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The risk of flooding increases if the carbon footprint is not reduced

According to new research, the annual damage caused by floods in United kingdom It could increase by more than a fifth over the next century due to climate change unless all international commitments to reduce carbon emissions are met. study that he conductedUniversity of Bristol And from to understandthe leader in global water risk modeling, unveils the first-ever dataset to assess flood risk using the latest Met Office forecasts, which factor in the potential impact of climate change.

The results show that the expected annual increase in direct national losses from flooding, due to climate change in the UK, could remain less than 5% of recent historical levels. But this is only on condition that all nations honor the ambitious promises they have made COP26 And that countries are actually implementing them at the times and in the manner envisaged.

Flood study

If collectively the promises of COP26 and Net Zero are not delivered, the study shows that the annual cost of flooding in the UK over the next century could grow between 13% and 23%, depending on different levels of climate extremes projected.

Lead author Paul BatesHydrology Professor and Fathom Chair said: “For the first time, this flood model gives us a more accurate and detailed picture of the impact of climate change on future flood risks across the UK. The findings are an early warning to the country’s political leaders and business that global commitments to significantly reduce carbon emissions need to be taken seriously. , and eventually implemented, to mitigate the increasing losses caused by the floods.”

The complex data has also highlighted places in the UK where risks will rise faster, even in a best-case scenario where global warming is limited to 1.8°C.

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Flood-prone places

Although the most optimistic climate scenarios report only modest increases in flood losses nationwide, this new data shows that this masks dramatic changes within the country, with some locations experiencing significant changes while others experiencing little. This is a consequence of changing future precipitation patterns, river flows and sea level rise, resulting in the regional variations we expected.Professor Bates said.

“We’ve found that flooding increases most in places where the risk is already high now, so the best thing we can do to prepare for the impact of climate change is to strengthen flood management in areas currently at risk, which will also lead to social benefits.”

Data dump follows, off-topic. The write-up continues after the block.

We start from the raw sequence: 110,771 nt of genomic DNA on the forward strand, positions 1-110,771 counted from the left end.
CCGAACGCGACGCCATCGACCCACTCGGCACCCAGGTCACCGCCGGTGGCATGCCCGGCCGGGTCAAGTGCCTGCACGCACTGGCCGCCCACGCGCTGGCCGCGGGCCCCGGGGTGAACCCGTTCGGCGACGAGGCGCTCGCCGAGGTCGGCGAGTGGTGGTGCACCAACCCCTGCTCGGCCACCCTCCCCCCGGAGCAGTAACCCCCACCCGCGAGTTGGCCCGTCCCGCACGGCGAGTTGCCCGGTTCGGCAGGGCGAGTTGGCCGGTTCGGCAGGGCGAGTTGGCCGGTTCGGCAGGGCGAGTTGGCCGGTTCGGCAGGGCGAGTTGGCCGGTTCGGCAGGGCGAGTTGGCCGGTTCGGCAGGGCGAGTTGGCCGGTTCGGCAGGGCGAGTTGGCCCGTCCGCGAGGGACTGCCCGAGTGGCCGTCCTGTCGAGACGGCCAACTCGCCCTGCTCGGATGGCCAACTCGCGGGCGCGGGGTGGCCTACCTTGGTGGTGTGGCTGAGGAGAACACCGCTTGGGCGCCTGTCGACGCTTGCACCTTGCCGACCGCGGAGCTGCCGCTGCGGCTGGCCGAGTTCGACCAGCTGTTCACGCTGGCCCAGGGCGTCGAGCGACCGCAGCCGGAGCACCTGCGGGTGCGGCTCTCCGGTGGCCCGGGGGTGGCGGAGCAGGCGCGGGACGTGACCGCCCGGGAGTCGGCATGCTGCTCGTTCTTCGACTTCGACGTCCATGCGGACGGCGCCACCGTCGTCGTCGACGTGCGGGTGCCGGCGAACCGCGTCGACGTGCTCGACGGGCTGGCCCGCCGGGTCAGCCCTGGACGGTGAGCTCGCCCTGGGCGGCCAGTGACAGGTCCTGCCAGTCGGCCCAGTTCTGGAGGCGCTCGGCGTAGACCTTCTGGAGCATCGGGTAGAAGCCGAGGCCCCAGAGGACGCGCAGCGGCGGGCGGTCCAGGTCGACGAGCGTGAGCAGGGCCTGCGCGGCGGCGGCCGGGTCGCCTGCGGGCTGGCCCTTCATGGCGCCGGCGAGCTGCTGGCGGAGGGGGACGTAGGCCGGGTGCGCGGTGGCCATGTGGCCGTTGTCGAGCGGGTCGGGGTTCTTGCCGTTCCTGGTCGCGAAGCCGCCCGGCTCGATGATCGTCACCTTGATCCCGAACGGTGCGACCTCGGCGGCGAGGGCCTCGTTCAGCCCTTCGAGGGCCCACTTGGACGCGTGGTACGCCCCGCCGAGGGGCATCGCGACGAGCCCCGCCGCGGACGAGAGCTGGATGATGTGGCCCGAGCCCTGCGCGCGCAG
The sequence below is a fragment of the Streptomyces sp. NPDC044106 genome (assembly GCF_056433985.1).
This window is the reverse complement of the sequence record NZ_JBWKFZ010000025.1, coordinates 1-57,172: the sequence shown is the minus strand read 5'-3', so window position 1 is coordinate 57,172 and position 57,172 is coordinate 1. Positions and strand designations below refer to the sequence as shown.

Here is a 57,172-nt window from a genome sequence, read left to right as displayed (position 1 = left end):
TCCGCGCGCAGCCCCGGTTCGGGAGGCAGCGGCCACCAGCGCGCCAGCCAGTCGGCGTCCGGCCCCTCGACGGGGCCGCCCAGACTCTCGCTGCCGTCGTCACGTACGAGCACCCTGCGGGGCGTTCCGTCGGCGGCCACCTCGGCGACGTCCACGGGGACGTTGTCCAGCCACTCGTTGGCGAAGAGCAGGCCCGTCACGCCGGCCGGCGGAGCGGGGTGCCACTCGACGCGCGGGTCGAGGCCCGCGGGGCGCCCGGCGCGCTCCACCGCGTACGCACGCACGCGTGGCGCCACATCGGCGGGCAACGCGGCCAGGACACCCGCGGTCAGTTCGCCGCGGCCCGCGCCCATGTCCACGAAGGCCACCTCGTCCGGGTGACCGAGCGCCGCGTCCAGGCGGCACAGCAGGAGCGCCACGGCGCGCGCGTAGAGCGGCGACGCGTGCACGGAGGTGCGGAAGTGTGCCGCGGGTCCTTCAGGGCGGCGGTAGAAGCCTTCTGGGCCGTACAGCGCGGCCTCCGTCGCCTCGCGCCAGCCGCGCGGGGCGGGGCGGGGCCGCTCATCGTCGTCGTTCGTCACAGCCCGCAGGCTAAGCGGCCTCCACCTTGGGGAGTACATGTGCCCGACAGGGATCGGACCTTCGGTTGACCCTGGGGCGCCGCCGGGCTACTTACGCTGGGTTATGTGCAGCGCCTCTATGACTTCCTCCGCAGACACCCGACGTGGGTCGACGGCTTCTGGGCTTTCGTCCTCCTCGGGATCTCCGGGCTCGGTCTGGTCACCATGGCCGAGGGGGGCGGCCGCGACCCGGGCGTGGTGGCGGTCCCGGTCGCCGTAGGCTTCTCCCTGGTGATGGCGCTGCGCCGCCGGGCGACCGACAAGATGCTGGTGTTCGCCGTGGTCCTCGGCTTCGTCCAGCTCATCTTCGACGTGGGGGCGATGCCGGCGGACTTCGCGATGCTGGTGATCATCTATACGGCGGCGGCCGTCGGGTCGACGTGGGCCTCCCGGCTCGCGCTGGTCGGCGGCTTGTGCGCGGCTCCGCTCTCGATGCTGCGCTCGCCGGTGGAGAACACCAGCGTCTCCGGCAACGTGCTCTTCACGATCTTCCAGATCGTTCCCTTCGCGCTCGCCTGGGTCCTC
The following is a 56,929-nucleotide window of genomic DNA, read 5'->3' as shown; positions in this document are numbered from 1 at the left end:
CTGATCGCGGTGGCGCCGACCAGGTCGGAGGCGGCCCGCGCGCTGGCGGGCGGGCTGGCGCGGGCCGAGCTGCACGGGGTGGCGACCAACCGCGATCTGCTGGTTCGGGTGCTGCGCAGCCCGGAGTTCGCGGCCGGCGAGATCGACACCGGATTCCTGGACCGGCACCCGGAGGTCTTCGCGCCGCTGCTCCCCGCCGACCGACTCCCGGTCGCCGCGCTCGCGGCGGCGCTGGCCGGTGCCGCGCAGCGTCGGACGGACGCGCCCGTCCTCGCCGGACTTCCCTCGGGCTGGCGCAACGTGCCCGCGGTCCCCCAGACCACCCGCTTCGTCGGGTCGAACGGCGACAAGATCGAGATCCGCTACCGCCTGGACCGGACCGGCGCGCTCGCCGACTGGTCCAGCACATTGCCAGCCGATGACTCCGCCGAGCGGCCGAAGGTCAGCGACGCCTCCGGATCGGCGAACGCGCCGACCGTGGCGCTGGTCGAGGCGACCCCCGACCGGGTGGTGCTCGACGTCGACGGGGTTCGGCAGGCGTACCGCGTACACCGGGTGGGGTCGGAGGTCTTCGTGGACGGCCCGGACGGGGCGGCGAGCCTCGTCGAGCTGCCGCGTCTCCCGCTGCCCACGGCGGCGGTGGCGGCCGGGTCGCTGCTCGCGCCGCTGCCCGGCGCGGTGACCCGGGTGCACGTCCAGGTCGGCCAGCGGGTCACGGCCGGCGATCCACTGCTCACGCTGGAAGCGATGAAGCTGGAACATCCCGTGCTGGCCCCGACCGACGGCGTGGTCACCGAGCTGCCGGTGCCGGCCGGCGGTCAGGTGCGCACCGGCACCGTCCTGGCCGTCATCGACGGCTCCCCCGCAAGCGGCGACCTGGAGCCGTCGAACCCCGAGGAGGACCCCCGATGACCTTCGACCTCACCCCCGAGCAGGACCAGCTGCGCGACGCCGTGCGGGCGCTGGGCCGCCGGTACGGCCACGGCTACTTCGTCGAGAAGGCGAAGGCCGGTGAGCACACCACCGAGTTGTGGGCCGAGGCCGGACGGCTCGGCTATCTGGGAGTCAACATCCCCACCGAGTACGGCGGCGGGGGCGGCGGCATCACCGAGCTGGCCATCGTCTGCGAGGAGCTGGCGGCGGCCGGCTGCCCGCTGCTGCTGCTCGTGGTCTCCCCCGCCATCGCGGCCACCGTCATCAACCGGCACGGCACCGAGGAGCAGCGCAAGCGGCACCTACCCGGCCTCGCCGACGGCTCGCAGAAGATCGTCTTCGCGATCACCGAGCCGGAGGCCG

Historical estimates of flood risk, based on actual observations of river flows, precipitation and tides, and climate model projections, match well with the Association of British Insurers’ flood loss data and shed new light on the financial cost of flooding. Previous studies by other research groups have already shown that the UK’s historical economic losses from the floods were three times less than government estimates. This is the first time that the observed losses have been replicated and confirmed by a computer model.

Flood risk is a national priority

The team of researchers plans to produce analyzes for other countries around the world to deepen understanding of how climate change affects global flood risk.

Co-author Dr Oliver WingFathom’s Chief Research Officer and Honorary Research Fellow at the University of Bristol said: “This study, using new data and the latest modeling techniques, validates the Fathom map of floods in the UK and provides a new level of understanding of the impact of climate change on future floods.”

The models clearly show that flood risk should be an international priority and that current governance is not enough. While most of the country’s future flood risk already exists today, it is in the UK’s keen interest to exercise leadership in global efforts to reduce carbon, whether by example or as part of global diplomatic initiatives.”

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Earl Warner

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